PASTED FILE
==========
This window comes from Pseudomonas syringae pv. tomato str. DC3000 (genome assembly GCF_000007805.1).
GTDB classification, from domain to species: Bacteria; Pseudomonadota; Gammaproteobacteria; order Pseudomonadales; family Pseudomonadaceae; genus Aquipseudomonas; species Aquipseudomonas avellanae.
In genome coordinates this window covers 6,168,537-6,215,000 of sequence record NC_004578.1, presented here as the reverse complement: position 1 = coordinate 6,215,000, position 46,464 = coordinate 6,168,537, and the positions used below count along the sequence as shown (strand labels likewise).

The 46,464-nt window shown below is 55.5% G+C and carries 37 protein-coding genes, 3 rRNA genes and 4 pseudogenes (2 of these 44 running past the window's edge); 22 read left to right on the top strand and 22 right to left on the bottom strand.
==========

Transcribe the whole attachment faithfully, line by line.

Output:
This window comes from Pseudomonas syringae pv. tomato str. DC3000 (genome assembly GCF_000007805.1).
GTDB classification, from domain to species: Bacteria; Pseudomonadota; Gammaproteobacteria; order Pseudomonadales; family Pseudomonadaceae; genus Aquipseudomonas; species Aquipseudomonas avellanae.
In genome coordinates this window covers 6,168,537-6,215,000 of sequence record NC_004578.1, presented here as the reverse complement: position 1 = coordinate 6,215,000, position 46,464 = coordinate 6,168,537, and the positions used below count along the sequence as shown (strand labels likewise).

The 46,464-nt window shown below is 55.5% G+C and carries 37 protein-coding genes, 3 rRNA genes and 4 pseudogenes (2 of these 44 running past the window's edge); 22 read left to right on the top strand and 22 right to left on the bottom strand.